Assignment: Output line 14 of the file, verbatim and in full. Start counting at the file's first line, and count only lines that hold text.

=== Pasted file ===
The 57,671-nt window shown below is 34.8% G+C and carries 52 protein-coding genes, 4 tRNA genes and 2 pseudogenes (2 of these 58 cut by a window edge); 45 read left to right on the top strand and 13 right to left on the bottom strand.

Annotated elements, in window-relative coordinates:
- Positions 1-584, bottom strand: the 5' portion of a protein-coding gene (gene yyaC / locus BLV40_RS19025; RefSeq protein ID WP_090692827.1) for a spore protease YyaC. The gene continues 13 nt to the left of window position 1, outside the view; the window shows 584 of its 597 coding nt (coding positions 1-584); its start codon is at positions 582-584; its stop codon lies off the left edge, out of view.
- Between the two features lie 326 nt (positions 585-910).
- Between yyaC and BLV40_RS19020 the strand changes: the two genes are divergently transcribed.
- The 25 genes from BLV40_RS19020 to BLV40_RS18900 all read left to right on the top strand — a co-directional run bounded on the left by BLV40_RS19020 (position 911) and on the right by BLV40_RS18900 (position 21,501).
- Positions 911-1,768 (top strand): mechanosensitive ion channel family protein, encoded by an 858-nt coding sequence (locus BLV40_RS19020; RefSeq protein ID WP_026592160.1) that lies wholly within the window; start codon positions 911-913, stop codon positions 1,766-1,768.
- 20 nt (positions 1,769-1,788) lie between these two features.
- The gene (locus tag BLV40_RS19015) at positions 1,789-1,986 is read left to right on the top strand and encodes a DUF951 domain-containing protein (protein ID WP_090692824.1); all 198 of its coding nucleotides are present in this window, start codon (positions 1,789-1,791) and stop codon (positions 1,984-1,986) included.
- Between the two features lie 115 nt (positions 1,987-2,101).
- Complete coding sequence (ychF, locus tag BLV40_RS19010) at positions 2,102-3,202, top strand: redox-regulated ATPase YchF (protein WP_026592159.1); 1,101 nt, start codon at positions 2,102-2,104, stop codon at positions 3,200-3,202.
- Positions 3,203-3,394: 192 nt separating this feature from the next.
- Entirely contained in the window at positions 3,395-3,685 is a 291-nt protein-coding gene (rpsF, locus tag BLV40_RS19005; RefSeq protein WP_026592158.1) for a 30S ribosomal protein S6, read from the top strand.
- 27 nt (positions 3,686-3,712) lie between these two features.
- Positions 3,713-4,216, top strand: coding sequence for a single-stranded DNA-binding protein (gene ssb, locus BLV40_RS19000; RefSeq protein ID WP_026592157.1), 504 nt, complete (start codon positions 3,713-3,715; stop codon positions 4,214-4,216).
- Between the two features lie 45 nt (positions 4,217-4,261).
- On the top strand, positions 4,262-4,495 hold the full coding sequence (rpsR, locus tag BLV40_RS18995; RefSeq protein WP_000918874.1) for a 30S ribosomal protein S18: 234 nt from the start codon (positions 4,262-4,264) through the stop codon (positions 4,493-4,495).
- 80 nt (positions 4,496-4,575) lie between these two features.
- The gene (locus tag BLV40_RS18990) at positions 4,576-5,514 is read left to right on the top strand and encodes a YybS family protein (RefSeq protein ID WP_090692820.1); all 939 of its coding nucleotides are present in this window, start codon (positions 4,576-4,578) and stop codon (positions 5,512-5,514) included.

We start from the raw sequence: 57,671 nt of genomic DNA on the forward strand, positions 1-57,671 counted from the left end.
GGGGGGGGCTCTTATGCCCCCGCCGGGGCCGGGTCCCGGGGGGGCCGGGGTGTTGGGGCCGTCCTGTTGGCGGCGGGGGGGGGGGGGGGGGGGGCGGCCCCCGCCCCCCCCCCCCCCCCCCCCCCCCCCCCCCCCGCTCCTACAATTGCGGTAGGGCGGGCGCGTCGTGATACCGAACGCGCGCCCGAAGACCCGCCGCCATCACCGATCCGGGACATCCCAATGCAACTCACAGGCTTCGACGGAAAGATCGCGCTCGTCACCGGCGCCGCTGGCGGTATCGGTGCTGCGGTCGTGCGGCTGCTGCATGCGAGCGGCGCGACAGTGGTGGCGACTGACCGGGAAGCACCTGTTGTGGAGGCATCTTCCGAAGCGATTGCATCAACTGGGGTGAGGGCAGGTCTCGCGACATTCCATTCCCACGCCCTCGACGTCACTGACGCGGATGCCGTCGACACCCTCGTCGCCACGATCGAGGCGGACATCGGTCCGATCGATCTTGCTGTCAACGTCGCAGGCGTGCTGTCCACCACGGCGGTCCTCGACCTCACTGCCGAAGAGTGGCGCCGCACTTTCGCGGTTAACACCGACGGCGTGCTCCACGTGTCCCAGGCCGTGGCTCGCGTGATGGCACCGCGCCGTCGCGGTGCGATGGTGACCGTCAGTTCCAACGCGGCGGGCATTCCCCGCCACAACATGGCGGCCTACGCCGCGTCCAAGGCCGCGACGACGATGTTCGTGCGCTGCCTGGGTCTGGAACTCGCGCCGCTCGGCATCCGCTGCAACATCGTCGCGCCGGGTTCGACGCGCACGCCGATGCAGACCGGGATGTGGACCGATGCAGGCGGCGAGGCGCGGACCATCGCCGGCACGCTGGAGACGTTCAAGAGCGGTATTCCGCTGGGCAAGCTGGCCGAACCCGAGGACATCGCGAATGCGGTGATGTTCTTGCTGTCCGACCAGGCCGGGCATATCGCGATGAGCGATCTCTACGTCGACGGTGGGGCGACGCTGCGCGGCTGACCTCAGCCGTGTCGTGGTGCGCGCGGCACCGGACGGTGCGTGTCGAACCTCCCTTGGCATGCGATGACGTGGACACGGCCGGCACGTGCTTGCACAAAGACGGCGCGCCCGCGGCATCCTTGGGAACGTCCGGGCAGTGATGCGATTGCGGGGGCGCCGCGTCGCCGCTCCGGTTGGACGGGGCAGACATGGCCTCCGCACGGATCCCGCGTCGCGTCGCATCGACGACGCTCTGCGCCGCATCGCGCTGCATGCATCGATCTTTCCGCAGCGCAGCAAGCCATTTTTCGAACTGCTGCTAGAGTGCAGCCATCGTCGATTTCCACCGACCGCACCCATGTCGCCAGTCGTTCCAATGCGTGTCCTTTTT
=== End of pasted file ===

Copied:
- 27 nt (positions 3,686-3,712) lie between these two features.